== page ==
Read more about her campaign.

MH Fellow Sabna comes with significant experience working with a range of development issues. A co-founder of Project Sakhi Saheli, which aims to combat period poverty and break menstrual taboos, Sabna has, in the past, worked on the issue of menstruation in urban slums of Delhi with women and adolescent girls. She and her team also released MenstraBook, with menstrastories and organised Menstra Tlk in the Delhi School of Social Work to create more conversations on menstruation.

With YKA MHM Fellow Vineet, Sabna launched Menstratalk, a campaign that aims to put an end to period poverty and smash menstrual taboos in society. As a start, the campaign aims to begin conversations on menstrual health with five hundred adolescents and youth in Delhi through offline platforms, and through this community mobilise support to create Period Friendly Institutions out of educational institutes in the city.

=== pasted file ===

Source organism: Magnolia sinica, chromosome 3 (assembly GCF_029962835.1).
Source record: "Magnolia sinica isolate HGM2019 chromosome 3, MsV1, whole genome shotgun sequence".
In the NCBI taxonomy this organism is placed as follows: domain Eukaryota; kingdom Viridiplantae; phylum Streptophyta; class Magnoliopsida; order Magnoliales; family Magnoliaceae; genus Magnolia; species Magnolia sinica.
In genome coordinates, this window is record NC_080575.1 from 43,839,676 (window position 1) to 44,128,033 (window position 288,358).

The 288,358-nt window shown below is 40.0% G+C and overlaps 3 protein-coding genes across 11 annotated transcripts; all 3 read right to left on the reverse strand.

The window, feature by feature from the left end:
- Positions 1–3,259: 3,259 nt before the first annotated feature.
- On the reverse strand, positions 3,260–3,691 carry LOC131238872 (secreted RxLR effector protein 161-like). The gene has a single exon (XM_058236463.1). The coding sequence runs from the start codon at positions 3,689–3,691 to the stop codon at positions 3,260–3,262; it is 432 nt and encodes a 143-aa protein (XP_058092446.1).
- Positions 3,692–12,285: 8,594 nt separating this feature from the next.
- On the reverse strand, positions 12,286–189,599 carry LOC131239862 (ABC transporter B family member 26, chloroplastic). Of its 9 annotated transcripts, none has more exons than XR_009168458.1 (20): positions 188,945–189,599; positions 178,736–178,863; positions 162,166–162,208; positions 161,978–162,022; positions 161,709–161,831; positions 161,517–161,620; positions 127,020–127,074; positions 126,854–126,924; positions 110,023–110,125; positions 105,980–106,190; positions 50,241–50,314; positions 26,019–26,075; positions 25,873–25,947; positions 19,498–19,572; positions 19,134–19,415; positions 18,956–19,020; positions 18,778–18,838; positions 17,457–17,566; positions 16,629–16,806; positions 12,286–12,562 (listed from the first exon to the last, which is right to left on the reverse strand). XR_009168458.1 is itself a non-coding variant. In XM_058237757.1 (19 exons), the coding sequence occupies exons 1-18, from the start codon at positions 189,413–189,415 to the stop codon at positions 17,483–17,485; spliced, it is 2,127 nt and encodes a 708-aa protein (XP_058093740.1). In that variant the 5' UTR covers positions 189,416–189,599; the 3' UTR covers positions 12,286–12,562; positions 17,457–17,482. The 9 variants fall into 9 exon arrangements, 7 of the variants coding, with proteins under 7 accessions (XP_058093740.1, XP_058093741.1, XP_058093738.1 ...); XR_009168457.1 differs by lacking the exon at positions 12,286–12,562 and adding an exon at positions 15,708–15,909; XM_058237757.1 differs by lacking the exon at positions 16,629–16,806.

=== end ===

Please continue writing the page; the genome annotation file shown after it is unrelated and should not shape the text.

Read more about her campaign. 

A student from Delhi School of Social work, Vineet is a part of Project Sakhi Saheli, an initiative by the students of Delhi school of Social Work to create awareness on Menstrual Health and combat Period Poverty. Along with MHM Action Fellow Sabna, Vineet launched Menstratalk, a campaign that aims to put an end to period poverty and smash menstrual taboos in society.

As a start, the campaign aims to begin conversations on menstrual health with five hundred adolescents and youth in Delhi through offline platforms, and through this community mobilise support to create Period Friendly Institutions out of educational institutes in the city.